Should businesses in Australia and other non-EU countries care about 24 versions of GDPR?

Stuff GDPR!?

In Stuff GDPR!?, I call out the over-hype and the confusion surrounding the European Union (EU) General Data Protection Regulation (GDPR) in Australia. I suggest that businesses in scope for GDPR based in Australia, and in other non-EU countries, have the opportunity to make an assessment of business risk and opportunity. Businesses can then make an informed decision to either:

  • Comply with the regulation, and make the effort and investment for it;
  • Skip business with EU residents, and avoid the regulation (I share a concrete example in Stuff GDPR!?); or
  • Accept the risk of GDPR sanctions, as it applies to specific businesses operating from outside the EU, and ignore the regulation for now. I argue that the risk of sanctions for most businesses in Australia is rather low.

I importantly still make a point on the bright side of better consumer data protection. Business is simply lost with poor privacy practices. I am also fully committed to stronger privacy regulation and enforcement, and a GDPR fan – I want the same regulation in Australia!

In Stuff GDPR!?, I also suggest consulting with two official GDPR references to avoid any further confusion on the regulation – calling out that even the Australian Computer Society (ACS) had published ill-informed advice on the subject.

The best and authoritative regulation reference is the official text from the EU Law website.

GDPR lost in translation?

The EU Law website provides 24 versions of the regulation, in different languages. The International Association of Privacy Professionals (iapp) has published GDPR: Lost in translation authored by Jeroen Terstegge.

Terstegge warns that privacy professionals may “run into nasty surprises”, because of translation discrepancies. His research reports a non-negligible level of translation errors across the different versions of GDPR. He provides some examples of ambiguous translations, such as the following one, amongst others.

In article 10, the English term “offence” has been translated into the Dutch equivalent of the term “criminal fact” (in German: criminal act). This poses a problem, as Dutch law disposes of many minor offences, like simple speeding, using administrative law rather than criminal law. Terstegge in GDPR: Lost in translation.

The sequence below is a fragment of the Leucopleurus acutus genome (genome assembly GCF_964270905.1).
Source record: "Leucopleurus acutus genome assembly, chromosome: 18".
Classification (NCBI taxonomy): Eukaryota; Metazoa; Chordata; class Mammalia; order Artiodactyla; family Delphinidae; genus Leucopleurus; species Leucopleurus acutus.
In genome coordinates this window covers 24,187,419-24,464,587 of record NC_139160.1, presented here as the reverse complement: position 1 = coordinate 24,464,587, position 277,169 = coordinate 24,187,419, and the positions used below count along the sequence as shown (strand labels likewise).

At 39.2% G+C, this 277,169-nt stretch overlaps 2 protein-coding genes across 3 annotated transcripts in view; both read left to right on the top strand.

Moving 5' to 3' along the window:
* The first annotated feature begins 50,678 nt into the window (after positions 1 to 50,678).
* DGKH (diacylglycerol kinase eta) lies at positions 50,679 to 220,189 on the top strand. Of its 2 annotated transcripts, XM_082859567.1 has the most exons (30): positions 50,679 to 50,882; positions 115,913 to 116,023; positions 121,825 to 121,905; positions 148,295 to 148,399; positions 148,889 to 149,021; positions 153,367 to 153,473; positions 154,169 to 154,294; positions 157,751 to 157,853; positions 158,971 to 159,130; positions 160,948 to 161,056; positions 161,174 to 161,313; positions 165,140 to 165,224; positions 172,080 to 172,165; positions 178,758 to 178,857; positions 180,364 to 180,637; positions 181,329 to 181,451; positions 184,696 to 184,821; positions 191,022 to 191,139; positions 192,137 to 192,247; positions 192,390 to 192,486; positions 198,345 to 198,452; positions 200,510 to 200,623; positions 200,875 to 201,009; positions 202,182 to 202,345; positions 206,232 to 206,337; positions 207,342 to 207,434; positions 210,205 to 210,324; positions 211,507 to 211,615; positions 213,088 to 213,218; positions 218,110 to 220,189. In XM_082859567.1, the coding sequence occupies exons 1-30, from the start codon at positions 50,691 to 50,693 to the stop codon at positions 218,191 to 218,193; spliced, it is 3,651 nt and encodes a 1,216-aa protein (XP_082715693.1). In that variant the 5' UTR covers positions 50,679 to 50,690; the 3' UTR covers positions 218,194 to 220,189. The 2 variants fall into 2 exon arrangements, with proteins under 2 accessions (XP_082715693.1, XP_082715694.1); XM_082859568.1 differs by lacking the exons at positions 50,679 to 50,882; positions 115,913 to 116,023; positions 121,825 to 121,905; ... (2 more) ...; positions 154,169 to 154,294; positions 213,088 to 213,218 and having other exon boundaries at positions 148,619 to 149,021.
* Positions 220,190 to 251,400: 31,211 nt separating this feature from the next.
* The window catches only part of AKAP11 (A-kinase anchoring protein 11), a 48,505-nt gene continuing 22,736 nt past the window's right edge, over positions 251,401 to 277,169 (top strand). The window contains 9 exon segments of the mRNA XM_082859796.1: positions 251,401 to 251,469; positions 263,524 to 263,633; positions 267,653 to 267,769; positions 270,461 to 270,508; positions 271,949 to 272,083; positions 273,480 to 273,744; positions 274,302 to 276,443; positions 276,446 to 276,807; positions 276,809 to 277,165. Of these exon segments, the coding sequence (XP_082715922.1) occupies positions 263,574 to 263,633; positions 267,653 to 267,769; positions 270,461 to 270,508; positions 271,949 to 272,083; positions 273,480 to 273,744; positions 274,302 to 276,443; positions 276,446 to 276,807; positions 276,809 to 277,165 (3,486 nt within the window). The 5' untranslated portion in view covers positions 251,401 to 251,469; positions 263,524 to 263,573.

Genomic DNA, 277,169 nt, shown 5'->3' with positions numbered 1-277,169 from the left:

Terstegge provides the following advice amongst his recommendations:

  • “Do not solely rely on the English version of the GDPR… and always consult the applicable language version for the relevant jurisdiction.”
  • “When in doubt, compare the local language version to the (original) English version and, if possible, with the German and French versions, the other major languages in the EU.”

What does it mean for non-EU countries?

Like Terstegge, I am a polyglot and I find great interest in the impact of culture and linguistic with regulations and behaviours associated with technology. His research is grounded. There is indeed an opportunity for ambiguity on some elements of the regulation, some of which could present a level of risk.

However, I think the advice of consulting the GDPR in multiple languages is overdone for most Australian and other non-EU businesses unless the business services were to target a small number of EU countries (e.g. France only). To the point of my views in Stuff GDPR!?, and despite my love for privacy and polyglotism, I would say “Stuff the multi-GDPR languages!?”.

 

Photo credit to Patrick Tomasso on Unsplash

 

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